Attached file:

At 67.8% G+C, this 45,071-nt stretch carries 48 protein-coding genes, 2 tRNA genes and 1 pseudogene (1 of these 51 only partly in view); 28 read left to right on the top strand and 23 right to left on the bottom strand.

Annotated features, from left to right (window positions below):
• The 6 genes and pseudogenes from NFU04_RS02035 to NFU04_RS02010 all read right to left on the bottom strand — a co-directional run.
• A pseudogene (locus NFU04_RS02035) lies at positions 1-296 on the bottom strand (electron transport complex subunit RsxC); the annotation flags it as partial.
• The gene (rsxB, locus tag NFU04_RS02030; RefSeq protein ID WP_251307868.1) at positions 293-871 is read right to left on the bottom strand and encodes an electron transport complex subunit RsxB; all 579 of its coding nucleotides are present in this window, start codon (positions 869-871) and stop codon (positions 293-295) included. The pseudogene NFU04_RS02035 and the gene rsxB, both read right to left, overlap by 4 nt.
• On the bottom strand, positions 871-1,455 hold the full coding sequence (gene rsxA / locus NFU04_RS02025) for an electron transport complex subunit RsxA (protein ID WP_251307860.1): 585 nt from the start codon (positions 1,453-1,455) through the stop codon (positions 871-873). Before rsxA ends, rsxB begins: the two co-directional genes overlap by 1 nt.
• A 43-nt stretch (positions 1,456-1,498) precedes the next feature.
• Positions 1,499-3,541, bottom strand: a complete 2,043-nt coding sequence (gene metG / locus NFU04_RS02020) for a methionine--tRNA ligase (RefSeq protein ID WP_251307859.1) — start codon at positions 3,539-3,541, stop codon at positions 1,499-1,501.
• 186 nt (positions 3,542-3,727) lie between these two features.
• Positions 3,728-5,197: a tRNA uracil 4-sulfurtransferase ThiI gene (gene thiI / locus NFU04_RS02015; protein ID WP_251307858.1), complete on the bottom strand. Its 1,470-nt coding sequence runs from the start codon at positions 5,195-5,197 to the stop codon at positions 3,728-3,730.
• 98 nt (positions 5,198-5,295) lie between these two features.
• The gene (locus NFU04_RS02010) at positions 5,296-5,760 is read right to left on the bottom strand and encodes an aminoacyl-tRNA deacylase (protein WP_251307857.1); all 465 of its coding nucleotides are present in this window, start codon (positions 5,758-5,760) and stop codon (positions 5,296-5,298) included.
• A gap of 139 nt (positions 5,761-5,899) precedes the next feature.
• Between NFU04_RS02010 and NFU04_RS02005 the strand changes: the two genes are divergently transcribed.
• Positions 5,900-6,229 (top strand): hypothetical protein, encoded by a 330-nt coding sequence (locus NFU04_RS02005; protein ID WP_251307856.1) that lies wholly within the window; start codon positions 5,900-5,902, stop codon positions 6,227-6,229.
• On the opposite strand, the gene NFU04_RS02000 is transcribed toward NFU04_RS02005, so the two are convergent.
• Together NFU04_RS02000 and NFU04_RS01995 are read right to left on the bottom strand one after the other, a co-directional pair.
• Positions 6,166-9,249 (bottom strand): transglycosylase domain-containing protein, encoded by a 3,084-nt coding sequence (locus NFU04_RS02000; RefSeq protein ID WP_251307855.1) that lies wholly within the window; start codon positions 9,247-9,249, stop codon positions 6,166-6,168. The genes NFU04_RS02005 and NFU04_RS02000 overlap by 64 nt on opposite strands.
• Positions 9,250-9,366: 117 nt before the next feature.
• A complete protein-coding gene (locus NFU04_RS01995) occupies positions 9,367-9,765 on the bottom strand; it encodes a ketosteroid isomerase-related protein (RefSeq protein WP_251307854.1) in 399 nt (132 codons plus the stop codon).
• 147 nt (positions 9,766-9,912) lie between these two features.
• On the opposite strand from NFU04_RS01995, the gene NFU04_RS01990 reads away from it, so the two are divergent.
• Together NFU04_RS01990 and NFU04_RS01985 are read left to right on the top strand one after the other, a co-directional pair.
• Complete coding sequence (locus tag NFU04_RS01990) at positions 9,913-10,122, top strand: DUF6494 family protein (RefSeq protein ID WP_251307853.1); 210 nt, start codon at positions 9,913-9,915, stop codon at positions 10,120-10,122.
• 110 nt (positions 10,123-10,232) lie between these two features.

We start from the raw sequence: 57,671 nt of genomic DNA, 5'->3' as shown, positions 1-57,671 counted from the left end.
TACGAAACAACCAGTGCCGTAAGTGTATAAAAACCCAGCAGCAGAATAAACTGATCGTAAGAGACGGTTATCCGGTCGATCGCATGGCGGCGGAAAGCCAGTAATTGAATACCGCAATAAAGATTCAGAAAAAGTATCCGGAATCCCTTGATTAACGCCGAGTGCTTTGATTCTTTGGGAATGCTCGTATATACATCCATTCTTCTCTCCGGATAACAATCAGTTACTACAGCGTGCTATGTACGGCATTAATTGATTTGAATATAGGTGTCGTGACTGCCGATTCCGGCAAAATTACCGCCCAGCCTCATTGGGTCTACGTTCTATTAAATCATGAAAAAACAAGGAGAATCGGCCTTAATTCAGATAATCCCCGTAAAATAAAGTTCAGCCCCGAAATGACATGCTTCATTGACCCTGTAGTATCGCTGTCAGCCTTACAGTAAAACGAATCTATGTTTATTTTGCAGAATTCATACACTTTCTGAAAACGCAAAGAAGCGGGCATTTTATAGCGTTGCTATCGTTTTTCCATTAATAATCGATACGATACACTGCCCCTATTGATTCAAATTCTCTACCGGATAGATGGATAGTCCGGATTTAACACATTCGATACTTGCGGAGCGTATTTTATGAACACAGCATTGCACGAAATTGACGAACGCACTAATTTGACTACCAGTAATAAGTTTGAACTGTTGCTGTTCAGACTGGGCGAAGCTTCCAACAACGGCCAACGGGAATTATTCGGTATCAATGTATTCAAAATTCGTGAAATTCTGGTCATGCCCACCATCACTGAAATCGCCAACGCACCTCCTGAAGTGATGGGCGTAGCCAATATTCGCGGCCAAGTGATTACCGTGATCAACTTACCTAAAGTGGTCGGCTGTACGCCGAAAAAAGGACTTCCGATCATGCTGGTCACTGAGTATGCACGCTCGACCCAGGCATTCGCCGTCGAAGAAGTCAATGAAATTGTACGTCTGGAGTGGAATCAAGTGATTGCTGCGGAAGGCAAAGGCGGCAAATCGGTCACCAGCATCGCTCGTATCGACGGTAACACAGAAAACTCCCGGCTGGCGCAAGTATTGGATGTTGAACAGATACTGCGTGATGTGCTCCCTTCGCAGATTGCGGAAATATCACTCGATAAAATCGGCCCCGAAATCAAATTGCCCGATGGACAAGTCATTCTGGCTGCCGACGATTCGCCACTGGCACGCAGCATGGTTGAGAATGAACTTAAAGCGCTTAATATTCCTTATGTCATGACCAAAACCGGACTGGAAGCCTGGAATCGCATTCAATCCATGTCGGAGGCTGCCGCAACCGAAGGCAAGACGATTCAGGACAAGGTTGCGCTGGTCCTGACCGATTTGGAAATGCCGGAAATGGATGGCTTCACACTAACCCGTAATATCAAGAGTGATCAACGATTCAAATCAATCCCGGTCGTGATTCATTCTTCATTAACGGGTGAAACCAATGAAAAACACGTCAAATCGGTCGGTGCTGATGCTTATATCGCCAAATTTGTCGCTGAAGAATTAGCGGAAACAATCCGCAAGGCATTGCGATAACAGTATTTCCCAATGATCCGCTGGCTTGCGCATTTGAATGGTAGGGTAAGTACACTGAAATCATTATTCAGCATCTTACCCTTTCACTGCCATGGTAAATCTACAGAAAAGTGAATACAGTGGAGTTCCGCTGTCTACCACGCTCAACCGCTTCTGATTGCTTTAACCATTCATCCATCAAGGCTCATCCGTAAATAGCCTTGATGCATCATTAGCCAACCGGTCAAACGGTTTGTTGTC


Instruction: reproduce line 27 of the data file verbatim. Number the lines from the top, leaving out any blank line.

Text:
TACGAAACAACCAGTGCCGTAAGTGTATAAAAACCCAGCAGCAGAATAAACTGATCGTAAGAGACGGTTATCCGGTCGATCGCATGGCGGCGGAAAGCCAGTAATTGAATACCGCAATAAAGATTCAGAAAAAGTATCCGGAATCCCTTGATTAACGCCGAGTGCTTTGATTCTTTGGGAATGCTCGTATATACATCCATTCTTCTCTCCGGATAACAATCAGTTACTACAGCGTGCTATGTACGGCATTAATTGATTTGAATATAGGTGTCGTGACTGCCGATTCCGGCAAAATTACCGCCCAGCCTCATTGGGTCTACGTTCTATTAAATCATGAAAAAACAAGGAGAATCGGCCTTAATTCAGATAATCCCCGTAAAATAAAGTTCAGCCCCGAAATGACATGCTTCATTGACCCTGTAGTATCGCTGTCAGCCTTACAGTAAAACGAATCTATGTTTATTTTGCAGAATTCATACACTTTCTGAAAACGCAAAGAAGCGGGCATTTTATAGCGTTGCTATCGTTTTTCCATTAATAATCGATACGATACACTGCCCCTATTGATTCAAATTCTCTACCGGATAGATGGATAGTCCGGATTTAACACATTCGATACTTGCGGAGCGTATTTTATGAACACAGCATTGCACGAAATTGACGAACGCACTAATTTGACTACCAGTAATAAGTTTGAACTGTTGCTGTTCAGACTGGGCGAAGCTTCCAACAACGGCCAACGGGAATTATTCGGTATCAATGTATTCAAAATTCGTGAAATTCTGGTCATGCCCACCATCACTGAAATCGCCAACGCACCTCCTGAAGTGATGGGCGTAGCCAATATTCGCGGCCAAGTGATTACCGTGATCAACTTACCTAAAGTGGTCGGCTGTACGCCGAAAAAAGGACTTCCGATCATGCTGGTCACTGAGTATGCACGCTCGACCCAGGCATTCGCCGTCGAAGAAGTCAATGAAATTGTACGTCTGGAGTGGAATCAAGTGATTGCTGCGGAAGGCAAAGGCGGCAAATCGGTCACCAGCATCGCTCGTATCGACGGTAACACAGAAAACTCCCGGCTGGCGCAAGTATTGGATGTTGAACAGATACTGCGTGATGTGCTCCCTTCGCAGATTGCGGAAATATCACTCGATAAAATCGGCCCCGAAATCAAATTGCCCGATGGACAAGTCATTCTGGCTGCCGACGATTCGCCACTGGCACGCAGCATGGTTGAGAATGAACTTAAAGCGCTTAATATTCCTTATGTCATGACCAAAACCGGACTGGAAGCCTGGAATCGCATTCAATCCATGTCGGAGGCTGCCGCAACCGAAGGCAAGACGATTCAGGACAAGGTTGCGCTGGTCCTGACCGATTTGGAAATGCCGGAAATGGATGGCTTCACACTAACCCGTAATATCAAGAGTGATCAACGATTCAAATCAATCCCGGTCGTGATTCATTCTTCATTAACGGGTGAAACCAATGAAAAACACGTCAAATCGGTCGGTGCTGATGCTTATATCGCCAAATTTGTCGCTGAAGAATTAGCGGAAACAATCCGCAAGGCATTGCGATAACAGTATTTCCCAATGATCCGCTGGCTTGCGCATTTGAATGGTAGGGTAAGTACACTGAAATCATTATTCAGCATCTTACCCTTTCACTGCCATGGTAAATCTACAGAAAAGTGAATACAGTGGAGTTCCGCTGTCTACCACGCTCAACCGCTTCTGATTGCTTTAACCATTCATCCATCAAGGCTCATCCGTAAATAGCCTTGATGCATCATTAGCCAACCGGTCAAACGGTTTGTTGTC